Howard was born in Melbourne, Australia, in 1948, the eldest of four children. His brother William is a cellist.
At the age of 5, he performed for Fox Movietone News, and at the age of 9 on Australian national television. His mature debut as a pianist came at the age of 13, with Rachmaninoff's Piano Concerto No. 2.
He attended Monash University in Melbourne to study English, but by the end of his first year had been invited to lecture the post-graduate students on advanced counterpoint and theory. His post-graduate music studies were completed in Italy.
He has lived in London since 1972, preferring its climate to that of his native country.
He has a large repertoire of solo and chamber music, and more than 80 works with orchestra. He was a founding member of the now disbanded London Beethoven Trio, which gave regular performances for a number of years.
In 1986, to mark the centenary of Franz Liszt's death, Leslie Howard gave a series of ten Liszt recitals in London’s Wigmore Hall. The founder of Hyperion Records was present at these recitals, and invited Howard to record for the label. All Liszt's versions of his piano music were included, including more than 300 premiere performances and recordings, and pieces unheard since Liszt's lifetime, and also all Liszt's arrangements of other composers' works. The series ran at first to 94 full-length CDs, and earned Howard a place in the Guinness Book Of Records for completion of the largest recording project ever undertaken by a solo recording artist.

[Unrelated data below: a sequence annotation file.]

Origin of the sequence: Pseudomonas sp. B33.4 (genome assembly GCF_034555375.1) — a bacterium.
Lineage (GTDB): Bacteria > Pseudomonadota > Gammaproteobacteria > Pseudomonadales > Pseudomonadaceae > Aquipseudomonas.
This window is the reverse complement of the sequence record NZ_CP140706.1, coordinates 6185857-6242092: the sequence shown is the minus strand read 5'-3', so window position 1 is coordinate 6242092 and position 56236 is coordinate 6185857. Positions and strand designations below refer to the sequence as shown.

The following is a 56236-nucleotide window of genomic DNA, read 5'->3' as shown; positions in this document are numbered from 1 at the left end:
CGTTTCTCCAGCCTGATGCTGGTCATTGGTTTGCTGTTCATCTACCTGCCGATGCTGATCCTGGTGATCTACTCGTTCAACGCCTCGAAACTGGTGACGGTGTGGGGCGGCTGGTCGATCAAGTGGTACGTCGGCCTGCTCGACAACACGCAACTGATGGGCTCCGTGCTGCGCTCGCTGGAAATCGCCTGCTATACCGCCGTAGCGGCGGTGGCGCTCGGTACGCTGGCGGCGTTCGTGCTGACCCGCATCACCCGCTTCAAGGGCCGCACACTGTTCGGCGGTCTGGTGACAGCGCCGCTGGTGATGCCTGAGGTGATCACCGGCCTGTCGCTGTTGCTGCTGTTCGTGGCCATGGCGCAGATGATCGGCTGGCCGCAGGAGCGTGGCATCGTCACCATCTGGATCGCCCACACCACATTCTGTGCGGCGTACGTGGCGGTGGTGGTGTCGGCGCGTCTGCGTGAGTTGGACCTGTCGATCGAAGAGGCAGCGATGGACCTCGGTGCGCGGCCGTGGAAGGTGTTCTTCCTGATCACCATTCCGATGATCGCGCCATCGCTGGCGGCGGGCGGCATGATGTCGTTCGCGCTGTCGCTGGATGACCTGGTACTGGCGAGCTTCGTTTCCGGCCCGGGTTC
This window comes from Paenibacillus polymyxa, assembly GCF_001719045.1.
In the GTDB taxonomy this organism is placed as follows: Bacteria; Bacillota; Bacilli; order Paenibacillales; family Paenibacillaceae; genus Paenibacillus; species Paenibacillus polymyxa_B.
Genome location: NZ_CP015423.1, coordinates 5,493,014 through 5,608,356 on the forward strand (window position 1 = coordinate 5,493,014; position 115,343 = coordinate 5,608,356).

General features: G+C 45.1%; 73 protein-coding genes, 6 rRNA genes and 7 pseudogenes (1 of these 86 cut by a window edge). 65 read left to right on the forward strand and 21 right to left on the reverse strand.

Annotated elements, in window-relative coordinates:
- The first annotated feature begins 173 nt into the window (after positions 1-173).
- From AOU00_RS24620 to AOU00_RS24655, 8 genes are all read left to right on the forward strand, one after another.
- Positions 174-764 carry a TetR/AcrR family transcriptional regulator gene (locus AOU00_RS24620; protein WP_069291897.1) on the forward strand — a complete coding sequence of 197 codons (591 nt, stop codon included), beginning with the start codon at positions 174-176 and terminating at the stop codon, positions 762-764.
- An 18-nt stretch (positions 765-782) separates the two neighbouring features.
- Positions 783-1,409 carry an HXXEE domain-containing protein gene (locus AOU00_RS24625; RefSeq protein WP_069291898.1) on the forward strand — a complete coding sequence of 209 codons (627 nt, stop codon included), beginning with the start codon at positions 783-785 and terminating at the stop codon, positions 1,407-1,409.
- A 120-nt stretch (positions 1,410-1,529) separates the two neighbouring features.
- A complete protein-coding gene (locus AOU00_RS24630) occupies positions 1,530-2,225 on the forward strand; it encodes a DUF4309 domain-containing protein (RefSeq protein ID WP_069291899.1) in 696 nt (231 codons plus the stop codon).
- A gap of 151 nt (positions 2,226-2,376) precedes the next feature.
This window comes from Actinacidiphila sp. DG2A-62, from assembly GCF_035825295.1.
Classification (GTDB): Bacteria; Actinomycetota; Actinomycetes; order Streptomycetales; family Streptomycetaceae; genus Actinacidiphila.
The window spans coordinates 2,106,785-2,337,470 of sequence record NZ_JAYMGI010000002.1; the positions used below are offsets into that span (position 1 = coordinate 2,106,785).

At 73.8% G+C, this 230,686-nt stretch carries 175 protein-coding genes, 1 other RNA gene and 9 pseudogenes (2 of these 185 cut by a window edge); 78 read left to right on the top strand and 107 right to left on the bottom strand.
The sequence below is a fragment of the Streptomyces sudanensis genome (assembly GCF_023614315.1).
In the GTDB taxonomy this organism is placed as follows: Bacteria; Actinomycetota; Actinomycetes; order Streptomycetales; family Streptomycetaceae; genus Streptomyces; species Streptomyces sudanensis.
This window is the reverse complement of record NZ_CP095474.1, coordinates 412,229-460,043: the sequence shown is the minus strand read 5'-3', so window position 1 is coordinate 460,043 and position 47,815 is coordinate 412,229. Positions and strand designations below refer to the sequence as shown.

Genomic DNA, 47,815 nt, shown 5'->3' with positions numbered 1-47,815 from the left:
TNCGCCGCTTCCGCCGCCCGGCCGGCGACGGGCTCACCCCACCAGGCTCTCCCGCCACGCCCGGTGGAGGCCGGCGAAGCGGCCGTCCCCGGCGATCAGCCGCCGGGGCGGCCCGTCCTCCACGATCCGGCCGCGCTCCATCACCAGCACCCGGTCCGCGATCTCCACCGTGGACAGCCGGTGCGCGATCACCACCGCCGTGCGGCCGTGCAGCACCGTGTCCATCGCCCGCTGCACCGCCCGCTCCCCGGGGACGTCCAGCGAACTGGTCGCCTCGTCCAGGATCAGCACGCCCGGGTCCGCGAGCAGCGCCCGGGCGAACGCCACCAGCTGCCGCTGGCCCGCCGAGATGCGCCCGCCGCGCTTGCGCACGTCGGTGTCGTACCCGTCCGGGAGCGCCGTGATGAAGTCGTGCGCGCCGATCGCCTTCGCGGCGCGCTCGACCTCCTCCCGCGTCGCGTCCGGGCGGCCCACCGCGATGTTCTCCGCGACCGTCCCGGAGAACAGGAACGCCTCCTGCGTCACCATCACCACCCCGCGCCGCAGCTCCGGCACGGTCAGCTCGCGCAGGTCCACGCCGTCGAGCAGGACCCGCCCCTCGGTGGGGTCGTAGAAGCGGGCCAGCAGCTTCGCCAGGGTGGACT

Leslie Howard has been the President of the British Liszt Society since 1987, and has also been awarded the American Liszt Society's Medal of Honor.
In 2000 he was awarded the Pro Cultura Hungarica Medal and Citation by the Hungarian Government, a rare honour for a non-Hungarian. He has also been awarded France's Grand Prix du Disque six times for his Liszt recordings.
Howard is also active as a composer, and has written an opera, a marimba concerto, chamber music, and many piano pieces.
Howard was appointed a Member of the Order of Australia (AM) in 1999. His appointment to the Order of Australia was terminated by the Governor-General in September 2012. It has been suggested that this removal was connected to a 2007 traffic incident in the UK.
In 2001 he was awarded a doctorate "honoris causa" by the University of Melbourne. Source: Wikipedia